Lords of Salem is an original idea, it's a new thing, it's something I've been working on. I grew up in Massachusetts, so the Salem Witch Trials was something that figured in big as a kid. Even as a kid they'd take you to the Witch Museum. And that might have something to do with the things that I like. It's based on historical fact about the Salem Witch Trials and their modern day repercussions, so the film takes place in modern times but it's a witch movie.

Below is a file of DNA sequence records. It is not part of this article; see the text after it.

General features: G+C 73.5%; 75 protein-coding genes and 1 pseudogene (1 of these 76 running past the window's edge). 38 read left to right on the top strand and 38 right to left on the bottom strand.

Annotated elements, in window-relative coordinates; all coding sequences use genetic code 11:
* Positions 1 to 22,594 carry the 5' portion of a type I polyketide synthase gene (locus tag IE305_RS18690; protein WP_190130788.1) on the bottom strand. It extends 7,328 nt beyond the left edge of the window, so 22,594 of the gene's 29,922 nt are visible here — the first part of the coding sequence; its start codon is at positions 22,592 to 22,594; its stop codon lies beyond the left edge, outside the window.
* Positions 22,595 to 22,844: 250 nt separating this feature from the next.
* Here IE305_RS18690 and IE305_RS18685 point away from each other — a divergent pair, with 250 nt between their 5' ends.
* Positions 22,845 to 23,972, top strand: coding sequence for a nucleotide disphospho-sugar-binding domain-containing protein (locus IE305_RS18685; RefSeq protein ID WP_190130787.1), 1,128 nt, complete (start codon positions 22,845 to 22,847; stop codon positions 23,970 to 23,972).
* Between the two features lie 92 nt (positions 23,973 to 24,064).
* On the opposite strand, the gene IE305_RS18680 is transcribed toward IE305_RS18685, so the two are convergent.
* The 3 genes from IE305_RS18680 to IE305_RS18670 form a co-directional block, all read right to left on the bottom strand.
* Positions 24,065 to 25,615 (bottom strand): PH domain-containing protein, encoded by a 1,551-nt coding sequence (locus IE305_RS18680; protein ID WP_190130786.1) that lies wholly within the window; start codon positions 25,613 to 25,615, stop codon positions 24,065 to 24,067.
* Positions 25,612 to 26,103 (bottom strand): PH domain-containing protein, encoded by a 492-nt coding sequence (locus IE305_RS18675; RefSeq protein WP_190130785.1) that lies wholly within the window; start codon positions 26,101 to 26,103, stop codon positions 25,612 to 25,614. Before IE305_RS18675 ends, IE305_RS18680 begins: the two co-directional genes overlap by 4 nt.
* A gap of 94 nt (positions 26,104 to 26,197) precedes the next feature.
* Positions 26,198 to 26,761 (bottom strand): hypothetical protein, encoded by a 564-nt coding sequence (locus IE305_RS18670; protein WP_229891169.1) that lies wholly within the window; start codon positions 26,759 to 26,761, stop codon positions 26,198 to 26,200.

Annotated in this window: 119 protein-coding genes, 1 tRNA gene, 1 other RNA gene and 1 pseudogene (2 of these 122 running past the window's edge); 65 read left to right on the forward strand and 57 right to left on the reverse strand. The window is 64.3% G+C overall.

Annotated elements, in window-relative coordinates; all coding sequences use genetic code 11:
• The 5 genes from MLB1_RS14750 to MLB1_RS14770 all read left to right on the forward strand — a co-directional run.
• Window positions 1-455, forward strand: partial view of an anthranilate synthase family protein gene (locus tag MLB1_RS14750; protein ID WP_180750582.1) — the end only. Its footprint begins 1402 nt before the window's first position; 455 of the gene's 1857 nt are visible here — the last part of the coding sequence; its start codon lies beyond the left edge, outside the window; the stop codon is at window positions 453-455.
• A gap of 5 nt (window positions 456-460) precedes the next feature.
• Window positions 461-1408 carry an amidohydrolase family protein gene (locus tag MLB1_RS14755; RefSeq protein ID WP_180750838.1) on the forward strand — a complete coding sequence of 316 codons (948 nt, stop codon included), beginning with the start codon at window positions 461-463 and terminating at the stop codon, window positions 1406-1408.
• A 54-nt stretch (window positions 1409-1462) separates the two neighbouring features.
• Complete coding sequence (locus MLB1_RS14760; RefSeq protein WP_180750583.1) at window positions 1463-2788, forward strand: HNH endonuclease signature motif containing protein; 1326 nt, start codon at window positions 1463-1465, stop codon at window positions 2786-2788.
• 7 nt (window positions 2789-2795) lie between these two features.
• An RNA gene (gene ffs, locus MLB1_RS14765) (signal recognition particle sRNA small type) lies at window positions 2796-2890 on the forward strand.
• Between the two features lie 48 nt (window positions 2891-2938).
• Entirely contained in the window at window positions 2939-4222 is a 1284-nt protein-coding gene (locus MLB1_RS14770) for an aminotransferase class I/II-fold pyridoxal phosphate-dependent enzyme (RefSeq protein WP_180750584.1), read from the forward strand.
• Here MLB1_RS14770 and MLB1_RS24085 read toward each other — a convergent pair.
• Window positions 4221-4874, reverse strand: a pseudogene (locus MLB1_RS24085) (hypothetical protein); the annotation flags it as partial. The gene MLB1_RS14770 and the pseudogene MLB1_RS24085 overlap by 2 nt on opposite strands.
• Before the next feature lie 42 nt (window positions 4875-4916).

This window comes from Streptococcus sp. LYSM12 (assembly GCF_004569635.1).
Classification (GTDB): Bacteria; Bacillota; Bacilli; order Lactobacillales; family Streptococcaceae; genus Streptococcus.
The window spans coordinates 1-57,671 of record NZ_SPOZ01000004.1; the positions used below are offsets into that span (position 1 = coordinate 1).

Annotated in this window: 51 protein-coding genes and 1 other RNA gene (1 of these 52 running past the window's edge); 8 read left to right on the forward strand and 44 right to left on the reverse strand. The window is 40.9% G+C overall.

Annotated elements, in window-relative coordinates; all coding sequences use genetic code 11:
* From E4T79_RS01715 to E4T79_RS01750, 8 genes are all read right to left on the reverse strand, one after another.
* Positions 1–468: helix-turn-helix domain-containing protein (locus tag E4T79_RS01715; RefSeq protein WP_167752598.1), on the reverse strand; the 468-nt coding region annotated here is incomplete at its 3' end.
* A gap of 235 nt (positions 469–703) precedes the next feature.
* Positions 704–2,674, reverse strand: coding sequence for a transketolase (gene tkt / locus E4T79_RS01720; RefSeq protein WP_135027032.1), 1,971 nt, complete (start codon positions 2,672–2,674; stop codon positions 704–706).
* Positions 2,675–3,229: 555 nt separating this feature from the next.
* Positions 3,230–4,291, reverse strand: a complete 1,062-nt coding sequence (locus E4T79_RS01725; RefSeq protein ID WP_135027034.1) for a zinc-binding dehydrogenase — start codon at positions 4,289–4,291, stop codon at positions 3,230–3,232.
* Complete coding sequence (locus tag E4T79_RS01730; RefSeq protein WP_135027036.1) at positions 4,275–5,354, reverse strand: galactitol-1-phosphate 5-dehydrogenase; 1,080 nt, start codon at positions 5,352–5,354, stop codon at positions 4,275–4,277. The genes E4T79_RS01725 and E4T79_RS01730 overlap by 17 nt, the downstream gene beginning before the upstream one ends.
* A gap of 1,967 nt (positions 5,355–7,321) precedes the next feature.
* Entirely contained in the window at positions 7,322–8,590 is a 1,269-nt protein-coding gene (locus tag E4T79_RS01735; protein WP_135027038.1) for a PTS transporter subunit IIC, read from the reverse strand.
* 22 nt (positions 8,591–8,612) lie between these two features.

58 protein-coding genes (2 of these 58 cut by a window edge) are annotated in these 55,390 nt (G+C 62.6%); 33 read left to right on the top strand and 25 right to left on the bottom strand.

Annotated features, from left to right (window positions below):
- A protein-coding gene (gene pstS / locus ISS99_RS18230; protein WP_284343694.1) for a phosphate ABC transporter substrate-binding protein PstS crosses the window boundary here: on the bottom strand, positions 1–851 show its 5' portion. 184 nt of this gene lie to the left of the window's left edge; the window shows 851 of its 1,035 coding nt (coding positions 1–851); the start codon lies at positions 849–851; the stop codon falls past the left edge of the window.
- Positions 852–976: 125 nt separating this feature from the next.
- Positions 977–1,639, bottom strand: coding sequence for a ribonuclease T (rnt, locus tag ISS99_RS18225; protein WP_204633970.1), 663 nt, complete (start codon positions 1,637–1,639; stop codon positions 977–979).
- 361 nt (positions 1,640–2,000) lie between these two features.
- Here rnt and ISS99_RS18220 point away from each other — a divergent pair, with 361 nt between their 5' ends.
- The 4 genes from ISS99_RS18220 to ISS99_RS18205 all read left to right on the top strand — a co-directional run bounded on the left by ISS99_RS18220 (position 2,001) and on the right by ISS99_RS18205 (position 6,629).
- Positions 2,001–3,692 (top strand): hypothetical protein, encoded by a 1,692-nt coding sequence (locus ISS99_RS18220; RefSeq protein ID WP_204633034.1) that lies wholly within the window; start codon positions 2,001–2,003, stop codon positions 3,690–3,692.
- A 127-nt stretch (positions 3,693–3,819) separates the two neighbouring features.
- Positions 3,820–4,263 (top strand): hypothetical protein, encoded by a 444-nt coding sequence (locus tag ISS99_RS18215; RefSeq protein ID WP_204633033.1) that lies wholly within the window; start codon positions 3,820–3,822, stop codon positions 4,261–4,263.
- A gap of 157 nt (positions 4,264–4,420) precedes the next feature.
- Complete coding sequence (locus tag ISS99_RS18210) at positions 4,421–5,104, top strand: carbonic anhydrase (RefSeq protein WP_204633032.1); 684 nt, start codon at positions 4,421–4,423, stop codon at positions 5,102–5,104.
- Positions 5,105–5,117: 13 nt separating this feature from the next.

Has the Rob Zombie persona now completely replaced the Robert Cummings persona or are the two still mixed together?
There was never really any difference. It's not like you create a persona that you want to become, it's almost like the persona is the real you. When I was younger and I had to wear nicer clothes so I could keep some crappy job, that the fake me. Everyone's got friends and they're covered in tattoos and they put on a white shirt for their job at the bank and they have to hide everything. That's like the fake persona. What's great is I get to be the real me.